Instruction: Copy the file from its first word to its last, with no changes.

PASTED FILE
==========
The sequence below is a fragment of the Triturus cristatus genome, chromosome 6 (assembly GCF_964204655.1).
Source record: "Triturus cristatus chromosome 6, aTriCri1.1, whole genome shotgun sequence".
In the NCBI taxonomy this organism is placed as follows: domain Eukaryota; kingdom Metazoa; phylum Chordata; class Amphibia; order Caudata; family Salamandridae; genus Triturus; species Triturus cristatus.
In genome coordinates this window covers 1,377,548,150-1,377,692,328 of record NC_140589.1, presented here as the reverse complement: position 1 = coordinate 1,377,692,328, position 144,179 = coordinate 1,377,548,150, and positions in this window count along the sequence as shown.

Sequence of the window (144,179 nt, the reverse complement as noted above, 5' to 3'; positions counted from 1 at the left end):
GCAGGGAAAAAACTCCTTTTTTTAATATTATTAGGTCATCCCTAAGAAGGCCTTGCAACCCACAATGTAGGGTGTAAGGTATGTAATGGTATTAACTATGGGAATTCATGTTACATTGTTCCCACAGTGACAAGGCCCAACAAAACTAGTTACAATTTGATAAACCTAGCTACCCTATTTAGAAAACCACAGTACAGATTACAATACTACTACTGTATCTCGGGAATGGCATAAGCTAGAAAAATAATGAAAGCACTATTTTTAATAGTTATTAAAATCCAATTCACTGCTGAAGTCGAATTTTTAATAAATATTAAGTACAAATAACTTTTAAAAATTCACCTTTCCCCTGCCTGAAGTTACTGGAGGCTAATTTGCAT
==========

The sequence below is a fragment of the Triturus cristatus genome, chromosome 6 (assembly GCF_964204655.1).
Source record: "Triturus cristatus chromosome 6, aTriCri1.1, whole genome shotgun sequence".
In the NCBI taxonomy this organism is placed as follows: domain Eukaryota; kingdom Metazoa; phylum Chordata; class Amphibia; order Caudata; family Salamandridae; genus Triturus; species Triturus cristatus.
In genome coordinates this window covers 1,377,548,150-1,377,692,328 of record NC_140589.1, presented here as the reverse complement: position 1 = coordinate 1,377,692,328, position 144,179 = coordinate 1,377,548,150, and positions in this window count along the sequence as shown.

Sequence of the window (144,179 nt, the reverse complement as noted above, 5' to 3'; positions counted from 1 at the left end):
GCAGGGAAAAAACTCCTTTTTTTAATATTATTAGGTCATCCCTAAGAAGGCCTTGCAACCCACAATGTAGGGTGTAAGGTATGTAATGGTATTAACTATGGGAATTCATGTTACATTGTTCCCACAGTGACAAGGCCCAACAAAACTAGTTACAATTTGATAAACCTAGCTACCCTATTTAGAAAACCACAGTACAGATTACAATACTACTACTGTATCTCGGGAATGGCATAAGCTAGAAAAATAATGAAAGCACTATTTTTAATAGTTATTAAAATCCAATTCACTGCTGAAGTCGAATTTTTAATAAATATTAAGTACAAATAACTTTTAAAAATTCACCTTTCCCCTGCCTGAAGTTACTGGAGGCTAATTTGCAT